The Federal Reserve is looking for trouble, according to David Einhorn’s Greenlight Capital.
In an investor letter sent Friday, Greenlight said that “we have central bankers who are determined to see flashing lights that aren’t there.”
Here’s more from the letter, a copy of which was viewed by Business Insider (emphasis added):
“We are more than seven years into an economic recovery, yet central bankers behave as if we’re still in crisis. Not only are experimental emergency policies being maintained, they are being expanded despite little evidence that they are needed or helpful. The newest manifestation comes from Japan, where the central bank has committed to monetise the entire government bond market if needed to keep the ten-year rate at zero. Leading economists are currently destigmatizing the idea of fiscal policy stimulus financed by direct money printing, so that goes into the coming attractions queue.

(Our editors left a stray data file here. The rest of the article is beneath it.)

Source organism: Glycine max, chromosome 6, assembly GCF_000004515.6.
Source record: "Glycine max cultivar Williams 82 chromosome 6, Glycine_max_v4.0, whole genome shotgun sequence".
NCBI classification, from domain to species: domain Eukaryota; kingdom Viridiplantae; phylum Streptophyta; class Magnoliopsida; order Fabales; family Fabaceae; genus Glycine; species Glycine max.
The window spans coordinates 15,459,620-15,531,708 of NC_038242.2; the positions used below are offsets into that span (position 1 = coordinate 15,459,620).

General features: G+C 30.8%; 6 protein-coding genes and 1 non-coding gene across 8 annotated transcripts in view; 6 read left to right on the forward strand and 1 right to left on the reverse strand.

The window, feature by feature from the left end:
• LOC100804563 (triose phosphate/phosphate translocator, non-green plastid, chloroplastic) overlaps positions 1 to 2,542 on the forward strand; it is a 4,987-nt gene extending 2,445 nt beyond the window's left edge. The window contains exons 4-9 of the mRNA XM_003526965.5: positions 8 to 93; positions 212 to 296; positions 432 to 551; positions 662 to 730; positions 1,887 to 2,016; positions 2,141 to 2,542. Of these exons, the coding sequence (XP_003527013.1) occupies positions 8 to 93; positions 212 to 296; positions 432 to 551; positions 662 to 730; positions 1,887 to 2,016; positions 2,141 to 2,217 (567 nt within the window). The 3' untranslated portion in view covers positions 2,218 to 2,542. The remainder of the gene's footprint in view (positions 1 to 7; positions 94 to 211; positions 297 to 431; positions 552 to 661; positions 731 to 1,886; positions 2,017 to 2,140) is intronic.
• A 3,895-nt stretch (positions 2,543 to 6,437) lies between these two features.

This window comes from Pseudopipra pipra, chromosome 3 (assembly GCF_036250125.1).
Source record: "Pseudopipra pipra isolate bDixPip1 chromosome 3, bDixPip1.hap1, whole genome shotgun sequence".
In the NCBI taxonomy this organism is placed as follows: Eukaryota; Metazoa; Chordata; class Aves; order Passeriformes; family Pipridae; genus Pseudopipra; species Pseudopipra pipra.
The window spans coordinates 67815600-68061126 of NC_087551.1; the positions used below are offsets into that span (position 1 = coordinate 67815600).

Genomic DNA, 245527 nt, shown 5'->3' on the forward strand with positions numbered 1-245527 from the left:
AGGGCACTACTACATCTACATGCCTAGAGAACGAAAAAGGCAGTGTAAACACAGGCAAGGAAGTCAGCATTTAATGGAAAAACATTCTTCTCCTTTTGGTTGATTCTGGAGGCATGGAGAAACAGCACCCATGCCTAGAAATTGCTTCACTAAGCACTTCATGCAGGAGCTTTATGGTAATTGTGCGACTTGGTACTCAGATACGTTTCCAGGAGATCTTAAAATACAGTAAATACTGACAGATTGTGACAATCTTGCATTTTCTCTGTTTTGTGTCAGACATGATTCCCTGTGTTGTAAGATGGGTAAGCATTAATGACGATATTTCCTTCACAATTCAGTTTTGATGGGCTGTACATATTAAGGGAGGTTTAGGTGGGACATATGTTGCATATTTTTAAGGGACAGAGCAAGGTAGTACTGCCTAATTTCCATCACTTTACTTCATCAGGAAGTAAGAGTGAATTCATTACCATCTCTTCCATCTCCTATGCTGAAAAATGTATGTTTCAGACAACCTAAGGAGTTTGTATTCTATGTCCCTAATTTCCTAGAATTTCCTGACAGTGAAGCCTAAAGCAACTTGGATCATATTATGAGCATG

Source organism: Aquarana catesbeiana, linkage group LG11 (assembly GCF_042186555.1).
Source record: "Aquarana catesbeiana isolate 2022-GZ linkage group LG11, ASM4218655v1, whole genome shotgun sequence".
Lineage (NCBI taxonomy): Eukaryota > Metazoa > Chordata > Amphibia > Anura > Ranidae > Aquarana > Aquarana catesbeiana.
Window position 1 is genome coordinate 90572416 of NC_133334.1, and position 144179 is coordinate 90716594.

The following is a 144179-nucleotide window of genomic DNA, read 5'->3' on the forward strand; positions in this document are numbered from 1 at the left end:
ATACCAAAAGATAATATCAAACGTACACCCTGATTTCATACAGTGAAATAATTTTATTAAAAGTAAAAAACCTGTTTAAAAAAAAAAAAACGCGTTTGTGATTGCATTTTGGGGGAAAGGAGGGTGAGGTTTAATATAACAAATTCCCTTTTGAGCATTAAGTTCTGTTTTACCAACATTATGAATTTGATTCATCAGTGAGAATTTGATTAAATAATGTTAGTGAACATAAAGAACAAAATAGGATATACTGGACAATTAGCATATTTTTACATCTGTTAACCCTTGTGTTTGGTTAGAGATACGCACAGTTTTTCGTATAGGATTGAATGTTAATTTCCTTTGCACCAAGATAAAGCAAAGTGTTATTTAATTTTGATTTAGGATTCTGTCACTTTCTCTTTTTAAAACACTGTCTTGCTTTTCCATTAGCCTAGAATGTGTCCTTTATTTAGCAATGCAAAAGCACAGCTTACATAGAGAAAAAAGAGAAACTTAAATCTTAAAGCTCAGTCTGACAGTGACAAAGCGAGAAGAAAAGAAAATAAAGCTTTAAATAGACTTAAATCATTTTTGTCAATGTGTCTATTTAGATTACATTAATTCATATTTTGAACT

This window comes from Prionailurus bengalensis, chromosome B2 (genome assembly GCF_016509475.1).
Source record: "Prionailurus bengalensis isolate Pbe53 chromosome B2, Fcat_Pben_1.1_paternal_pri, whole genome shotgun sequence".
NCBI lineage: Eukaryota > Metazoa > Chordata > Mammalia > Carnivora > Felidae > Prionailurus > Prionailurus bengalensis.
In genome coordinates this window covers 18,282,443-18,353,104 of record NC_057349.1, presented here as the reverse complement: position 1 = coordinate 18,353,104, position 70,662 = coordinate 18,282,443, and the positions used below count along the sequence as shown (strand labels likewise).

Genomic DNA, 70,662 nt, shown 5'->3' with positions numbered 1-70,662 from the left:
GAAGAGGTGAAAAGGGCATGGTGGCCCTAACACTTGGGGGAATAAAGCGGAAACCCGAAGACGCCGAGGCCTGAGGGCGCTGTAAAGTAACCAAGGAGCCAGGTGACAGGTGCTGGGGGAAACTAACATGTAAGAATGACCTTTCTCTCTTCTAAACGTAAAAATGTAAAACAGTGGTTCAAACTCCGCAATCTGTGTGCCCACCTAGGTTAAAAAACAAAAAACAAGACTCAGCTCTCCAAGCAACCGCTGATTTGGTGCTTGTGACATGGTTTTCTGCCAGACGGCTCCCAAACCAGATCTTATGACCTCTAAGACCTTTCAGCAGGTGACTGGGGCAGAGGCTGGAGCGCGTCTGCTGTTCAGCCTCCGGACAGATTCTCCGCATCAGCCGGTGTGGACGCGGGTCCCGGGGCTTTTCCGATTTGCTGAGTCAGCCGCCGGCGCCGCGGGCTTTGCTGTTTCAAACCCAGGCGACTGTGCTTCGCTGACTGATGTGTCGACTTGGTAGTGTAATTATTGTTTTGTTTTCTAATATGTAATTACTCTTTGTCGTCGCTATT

With U.S. unemployment at 5% and the core CPI rising 2.2% over the last year, it is difficult for the “data dependent” Fed to further rationalize emergency rates based on its official dual mandate. It appears that the real criteria for raising rates are:
Market forecasters fully expect a rate increase.
The most recent move in the S&P 500 was positive.
There is no trouble in foreign economies or financial markets.
There are no potentially destabilizing geopolitical events, including foreign elections.
The Cubs win the World Series.”
Greenlight returned 3.4% net of fees and expenses in the third quarter, bringing its year-to-date net return to 3.8%, according to the letter.
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